Investors in the Deutsche-Bank-backed series of PowerShares ETNs are particularly lucky when looking for ETF alternatives. Those content with a single-long position in a given Deutsche Bank commodity index can find an exact equivalent among the PowerShares ETF lineup. For those who used PowerShares ETNs to get leveraged or short commodity exposure, ProShares just issued a lineup of double-long and double-short commodities ETFs based on the DJ-AIG broad index as well as crude oil, gold, and silver funds. Of course, we must list our normal caveats for leveraged and short ETFs: These funds are extremely tax-inefficient because of the short-term instruments they use, and their compounded returns tend to drastically underperform the benchmark over long periods due to volatility drag and the effects of constant leverage. The former provides reason to stay in the ETN so long as Deutsche Bank appears fairly solvent, while the latter warning applies to all leveraged and short funds.
Those invested in iPath ETNs may have a harder time finding precise substitutes, but appropriately similar ETFs do exist for most funds. The single-sector or single-commodity ETNs mostly have close matches in the PowerShares ETF lineup, but those looking for a broad-based replacement for the iPath Dow Jones-AIG Commodity Index Total Return (DJP) will have a harder time. Neither iShares S&P GSCI Commodity-Indexed Trust (GSG) nor PowerShares DB Commodity Index (DBC) hold as broad or balanced of a commodities basket, though at least the iShares trust tries to match an established passive index. Investors in the CBOE S&P 500 BuyWrite strategy could instead use the PowerShares S&P 500 BuyWrite ETF (PBP), which tracks the same index. Anyone looking to profit from the synthetic carry-trade strategy of iPath Optimized Currency Carry ETN (ICI) might want to look at PowerShares DB G10 Currency Harvest (DBV) as an ETF alternative. Finally, those investing in India through the iPath MSCI India ETN (INP) could instead look at PowerShares India (PIN) or the value-tilted WisdomTree India Earnings (EPI). Once again, investors face a large trade-off between the superior tax benefits and tracking of the ETN versus the secure claim on the portfolio assets in the ETF, so we cannot make a clear-cut case for either investment structure in these more esoteric asset classes at the moment.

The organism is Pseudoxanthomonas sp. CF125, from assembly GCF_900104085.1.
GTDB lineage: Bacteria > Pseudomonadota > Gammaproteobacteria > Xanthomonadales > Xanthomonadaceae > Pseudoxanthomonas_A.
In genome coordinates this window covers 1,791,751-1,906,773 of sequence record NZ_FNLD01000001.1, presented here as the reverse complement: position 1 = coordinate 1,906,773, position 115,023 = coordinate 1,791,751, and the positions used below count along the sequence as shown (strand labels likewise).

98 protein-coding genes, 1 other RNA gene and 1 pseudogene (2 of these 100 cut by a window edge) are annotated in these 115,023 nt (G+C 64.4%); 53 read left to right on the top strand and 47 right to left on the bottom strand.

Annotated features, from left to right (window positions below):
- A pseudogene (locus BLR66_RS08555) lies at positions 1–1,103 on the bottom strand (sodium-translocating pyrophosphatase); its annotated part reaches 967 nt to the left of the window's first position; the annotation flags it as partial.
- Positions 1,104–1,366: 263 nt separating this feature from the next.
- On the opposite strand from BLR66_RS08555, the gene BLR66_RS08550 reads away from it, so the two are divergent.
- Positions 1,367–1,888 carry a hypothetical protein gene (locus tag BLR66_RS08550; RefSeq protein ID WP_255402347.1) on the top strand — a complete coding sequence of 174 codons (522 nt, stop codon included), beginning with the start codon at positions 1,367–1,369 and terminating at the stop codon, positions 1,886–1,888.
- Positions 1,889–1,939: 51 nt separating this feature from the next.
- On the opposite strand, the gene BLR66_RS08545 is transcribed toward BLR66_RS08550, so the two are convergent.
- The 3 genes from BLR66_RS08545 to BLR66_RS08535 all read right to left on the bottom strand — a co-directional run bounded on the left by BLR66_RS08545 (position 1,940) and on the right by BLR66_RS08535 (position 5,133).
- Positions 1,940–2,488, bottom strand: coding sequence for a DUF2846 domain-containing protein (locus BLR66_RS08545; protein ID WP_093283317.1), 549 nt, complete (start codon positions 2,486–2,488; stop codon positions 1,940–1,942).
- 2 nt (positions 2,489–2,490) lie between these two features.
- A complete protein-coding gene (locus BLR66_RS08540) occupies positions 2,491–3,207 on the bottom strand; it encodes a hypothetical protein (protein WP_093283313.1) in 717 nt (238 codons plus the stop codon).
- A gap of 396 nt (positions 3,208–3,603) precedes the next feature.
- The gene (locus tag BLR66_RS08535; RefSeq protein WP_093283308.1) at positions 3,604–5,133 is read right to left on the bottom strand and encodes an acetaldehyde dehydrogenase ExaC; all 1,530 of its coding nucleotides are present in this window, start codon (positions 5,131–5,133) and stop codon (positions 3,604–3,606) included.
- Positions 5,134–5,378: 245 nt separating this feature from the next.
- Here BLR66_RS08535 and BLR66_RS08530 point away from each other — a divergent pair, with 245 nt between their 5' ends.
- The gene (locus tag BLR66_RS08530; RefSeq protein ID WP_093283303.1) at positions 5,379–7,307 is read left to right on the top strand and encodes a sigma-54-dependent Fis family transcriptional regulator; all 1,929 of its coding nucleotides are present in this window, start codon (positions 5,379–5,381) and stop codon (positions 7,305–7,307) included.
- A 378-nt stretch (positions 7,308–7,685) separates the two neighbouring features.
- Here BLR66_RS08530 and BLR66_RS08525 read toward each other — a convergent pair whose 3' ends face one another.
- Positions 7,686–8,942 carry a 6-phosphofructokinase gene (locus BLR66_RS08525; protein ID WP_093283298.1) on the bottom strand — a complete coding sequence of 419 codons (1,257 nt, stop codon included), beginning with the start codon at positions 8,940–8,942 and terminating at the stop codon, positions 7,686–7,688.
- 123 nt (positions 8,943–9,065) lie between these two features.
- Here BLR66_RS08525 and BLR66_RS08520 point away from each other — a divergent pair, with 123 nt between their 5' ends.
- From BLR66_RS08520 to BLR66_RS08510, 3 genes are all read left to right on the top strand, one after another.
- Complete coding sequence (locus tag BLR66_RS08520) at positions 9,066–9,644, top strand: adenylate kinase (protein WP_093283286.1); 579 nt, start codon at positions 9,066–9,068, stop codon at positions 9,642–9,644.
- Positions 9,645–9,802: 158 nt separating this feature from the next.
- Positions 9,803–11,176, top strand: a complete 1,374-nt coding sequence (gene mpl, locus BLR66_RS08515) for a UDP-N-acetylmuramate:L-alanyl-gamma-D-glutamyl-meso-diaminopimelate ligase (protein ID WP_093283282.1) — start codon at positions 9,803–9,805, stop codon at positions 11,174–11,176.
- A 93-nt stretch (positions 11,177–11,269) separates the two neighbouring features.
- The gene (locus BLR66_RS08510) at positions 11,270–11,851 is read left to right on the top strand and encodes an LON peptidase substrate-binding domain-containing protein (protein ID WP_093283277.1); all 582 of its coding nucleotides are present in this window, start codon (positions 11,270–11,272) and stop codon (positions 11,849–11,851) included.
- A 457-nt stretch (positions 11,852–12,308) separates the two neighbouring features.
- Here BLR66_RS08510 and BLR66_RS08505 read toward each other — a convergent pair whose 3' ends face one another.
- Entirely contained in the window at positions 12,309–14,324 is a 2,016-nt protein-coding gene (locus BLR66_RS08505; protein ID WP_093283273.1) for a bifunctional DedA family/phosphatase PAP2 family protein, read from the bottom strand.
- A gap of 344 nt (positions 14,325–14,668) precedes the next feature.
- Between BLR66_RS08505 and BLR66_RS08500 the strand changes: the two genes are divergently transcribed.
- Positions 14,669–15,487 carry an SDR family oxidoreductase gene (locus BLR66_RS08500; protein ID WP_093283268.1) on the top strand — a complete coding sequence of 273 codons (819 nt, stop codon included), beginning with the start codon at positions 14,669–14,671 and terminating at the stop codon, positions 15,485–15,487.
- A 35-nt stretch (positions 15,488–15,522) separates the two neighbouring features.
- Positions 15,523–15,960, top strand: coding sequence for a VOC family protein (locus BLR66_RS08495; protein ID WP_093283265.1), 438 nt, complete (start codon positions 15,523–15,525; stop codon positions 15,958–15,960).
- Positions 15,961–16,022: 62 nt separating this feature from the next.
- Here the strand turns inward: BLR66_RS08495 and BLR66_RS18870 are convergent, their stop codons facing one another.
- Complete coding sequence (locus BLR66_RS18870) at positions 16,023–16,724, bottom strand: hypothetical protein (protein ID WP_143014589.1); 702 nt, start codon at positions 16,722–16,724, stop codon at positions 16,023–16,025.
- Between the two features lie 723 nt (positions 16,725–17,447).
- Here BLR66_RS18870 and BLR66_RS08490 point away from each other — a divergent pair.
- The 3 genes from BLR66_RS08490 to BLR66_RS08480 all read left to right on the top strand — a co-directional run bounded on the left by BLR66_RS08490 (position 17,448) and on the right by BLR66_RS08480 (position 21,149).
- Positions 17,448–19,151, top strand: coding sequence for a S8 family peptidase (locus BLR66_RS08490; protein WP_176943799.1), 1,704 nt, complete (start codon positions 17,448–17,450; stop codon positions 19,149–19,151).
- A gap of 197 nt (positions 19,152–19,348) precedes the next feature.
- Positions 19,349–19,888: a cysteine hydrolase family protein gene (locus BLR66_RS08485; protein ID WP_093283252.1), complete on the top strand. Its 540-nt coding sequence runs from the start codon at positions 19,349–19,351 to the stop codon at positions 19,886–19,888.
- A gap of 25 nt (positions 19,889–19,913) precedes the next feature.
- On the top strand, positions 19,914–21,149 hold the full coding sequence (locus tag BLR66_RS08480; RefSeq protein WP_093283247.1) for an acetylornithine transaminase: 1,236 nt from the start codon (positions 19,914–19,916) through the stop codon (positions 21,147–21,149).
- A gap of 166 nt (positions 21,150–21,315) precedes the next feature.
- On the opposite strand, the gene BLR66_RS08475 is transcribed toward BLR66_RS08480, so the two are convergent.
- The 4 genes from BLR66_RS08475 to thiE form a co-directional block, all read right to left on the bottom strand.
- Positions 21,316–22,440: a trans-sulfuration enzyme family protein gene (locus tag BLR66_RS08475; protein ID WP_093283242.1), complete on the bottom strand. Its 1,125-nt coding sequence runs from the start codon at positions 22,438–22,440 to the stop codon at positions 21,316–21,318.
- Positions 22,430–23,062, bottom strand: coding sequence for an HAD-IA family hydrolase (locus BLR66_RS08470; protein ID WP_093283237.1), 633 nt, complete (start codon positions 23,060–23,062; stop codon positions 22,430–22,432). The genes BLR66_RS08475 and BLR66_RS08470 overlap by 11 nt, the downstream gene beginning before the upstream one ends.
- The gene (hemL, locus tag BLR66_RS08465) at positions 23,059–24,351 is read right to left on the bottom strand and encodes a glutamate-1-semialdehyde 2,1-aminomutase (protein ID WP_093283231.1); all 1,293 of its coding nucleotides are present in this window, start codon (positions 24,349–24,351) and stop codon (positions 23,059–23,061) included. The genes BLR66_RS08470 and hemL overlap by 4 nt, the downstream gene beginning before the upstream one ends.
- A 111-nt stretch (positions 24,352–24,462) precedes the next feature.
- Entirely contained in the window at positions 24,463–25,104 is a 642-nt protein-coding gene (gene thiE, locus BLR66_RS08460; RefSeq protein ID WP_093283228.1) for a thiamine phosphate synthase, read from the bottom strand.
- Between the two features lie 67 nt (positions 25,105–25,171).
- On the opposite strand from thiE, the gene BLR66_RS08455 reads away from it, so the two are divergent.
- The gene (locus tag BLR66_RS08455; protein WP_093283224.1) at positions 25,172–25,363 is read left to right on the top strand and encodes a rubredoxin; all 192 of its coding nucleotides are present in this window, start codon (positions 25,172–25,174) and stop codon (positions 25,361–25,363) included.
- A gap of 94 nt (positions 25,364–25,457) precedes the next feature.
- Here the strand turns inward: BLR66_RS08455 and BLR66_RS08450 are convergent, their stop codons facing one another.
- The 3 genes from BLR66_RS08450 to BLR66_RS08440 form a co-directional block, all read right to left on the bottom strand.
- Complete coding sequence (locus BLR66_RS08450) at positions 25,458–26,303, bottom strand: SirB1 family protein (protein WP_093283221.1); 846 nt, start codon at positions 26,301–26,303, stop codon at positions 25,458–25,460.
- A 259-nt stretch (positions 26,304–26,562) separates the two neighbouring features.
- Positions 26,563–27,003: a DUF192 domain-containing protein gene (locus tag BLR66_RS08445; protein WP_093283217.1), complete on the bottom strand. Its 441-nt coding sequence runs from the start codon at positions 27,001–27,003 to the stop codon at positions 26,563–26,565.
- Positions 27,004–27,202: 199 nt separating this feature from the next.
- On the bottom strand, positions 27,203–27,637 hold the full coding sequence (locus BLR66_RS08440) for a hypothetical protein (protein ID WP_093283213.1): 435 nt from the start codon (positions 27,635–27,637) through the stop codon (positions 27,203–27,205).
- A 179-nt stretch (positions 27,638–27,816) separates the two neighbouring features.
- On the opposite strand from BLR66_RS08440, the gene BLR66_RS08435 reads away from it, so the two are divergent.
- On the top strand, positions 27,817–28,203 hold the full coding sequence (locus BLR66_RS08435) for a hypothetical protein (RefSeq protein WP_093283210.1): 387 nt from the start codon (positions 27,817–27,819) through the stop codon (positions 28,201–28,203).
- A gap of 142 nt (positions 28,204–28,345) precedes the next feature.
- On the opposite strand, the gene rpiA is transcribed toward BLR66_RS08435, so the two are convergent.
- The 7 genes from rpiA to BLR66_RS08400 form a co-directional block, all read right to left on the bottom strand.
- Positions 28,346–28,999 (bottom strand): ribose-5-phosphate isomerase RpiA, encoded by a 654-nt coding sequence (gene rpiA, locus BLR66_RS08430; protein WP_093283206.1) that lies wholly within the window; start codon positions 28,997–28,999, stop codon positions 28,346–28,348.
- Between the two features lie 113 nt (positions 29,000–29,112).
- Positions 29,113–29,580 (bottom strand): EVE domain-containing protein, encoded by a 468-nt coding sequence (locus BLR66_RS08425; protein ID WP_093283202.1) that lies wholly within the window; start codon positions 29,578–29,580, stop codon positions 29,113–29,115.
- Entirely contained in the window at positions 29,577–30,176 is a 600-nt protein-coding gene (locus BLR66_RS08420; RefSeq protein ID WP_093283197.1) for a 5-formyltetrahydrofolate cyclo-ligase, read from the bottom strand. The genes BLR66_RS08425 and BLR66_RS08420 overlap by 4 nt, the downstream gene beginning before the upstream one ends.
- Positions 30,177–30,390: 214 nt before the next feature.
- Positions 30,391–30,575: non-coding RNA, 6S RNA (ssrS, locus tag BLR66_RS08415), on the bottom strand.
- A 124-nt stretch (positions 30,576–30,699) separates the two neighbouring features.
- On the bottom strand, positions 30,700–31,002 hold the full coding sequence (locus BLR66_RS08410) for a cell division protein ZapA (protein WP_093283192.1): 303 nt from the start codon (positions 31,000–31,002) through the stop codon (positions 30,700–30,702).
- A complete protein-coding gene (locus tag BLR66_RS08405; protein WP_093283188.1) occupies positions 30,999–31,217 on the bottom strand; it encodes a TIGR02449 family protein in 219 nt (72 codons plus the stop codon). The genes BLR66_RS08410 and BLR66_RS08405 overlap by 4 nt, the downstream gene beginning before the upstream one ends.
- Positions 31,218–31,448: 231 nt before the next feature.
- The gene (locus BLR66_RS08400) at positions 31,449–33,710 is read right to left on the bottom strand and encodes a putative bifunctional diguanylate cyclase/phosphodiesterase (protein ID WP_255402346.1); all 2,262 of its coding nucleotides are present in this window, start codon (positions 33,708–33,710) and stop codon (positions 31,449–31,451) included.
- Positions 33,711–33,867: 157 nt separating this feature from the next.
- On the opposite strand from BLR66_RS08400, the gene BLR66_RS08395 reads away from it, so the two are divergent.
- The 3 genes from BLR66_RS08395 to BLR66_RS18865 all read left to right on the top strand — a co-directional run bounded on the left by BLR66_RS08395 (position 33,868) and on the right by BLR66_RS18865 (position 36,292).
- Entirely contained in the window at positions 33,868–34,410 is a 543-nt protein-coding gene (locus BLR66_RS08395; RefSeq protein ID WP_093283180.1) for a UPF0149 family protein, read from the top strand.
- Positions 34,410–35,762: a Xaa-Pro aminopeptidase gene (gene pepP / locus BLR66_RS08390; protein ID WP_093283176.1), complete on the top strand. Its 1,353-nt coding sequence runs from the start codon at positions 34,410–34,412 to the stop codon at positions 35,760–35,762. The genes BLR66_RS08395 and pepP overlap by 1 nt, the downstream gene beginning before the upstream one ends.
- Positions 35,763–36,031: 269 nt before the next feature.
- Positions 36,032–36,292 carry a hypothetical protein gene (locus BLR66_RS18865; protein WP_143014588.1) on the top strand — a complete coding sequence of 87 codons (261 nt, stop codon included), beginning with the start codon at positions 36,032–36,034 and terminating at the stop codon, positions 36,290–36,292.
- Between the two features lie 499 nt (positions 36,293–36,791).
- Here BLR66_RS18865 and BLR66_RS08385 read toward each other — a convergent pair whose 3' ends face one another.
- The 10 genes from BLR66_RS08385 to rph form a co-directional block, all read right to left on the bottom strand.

For now, ETN investors may also find some solace in the knowledge that the situation is not as dire as the precipitous equity drops of Jan. 20 made it seem. Barclays has already issued a statement that its fourth-quarter results (due Feb. 17) will exceed analyst expectations. Even on the same day that the ADR for Barclays common stock fell 43%, its debtholders barely blinked. Credit default swaps for Barclays Bank, which measure the market's best guess of the company entering bankruptcy, only moved up 7 basis points to a default probability of 2% over the next five years. This remains a fairly distressed bank, but its risk of default does not seem to have substantially risen in the past week. Most likely, this is because the market expects continued government bailouts that dilute common and perhaps preferred shareholders while leaving bank debt more secure. So long as the U.S. and U.K. governments wish to avoid another complete collapse like that caused by the Lehman Brothers bankruptcy, ETN shareholders can rest a little easier. Just keep an eye on the news, and always have a potential replacement in mind.
Disclosure: Morningstar licenses its indexes to certain exchange-traded product providers, including Barclays Global Investors (BGI), First Trust, Claymore, and Merrill Lynch, for use in exchange-traded products. These exchange-traded products are not sponsored, issued, or sold by Morningstar. Morningstar does not make any representation regarding the advisability of investing in the exchange-traded products that are based on Morningstar indexes.
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Bradley Kay does not own shares in any of the securities mentioned above. Find out about Morningstar's editorial policies.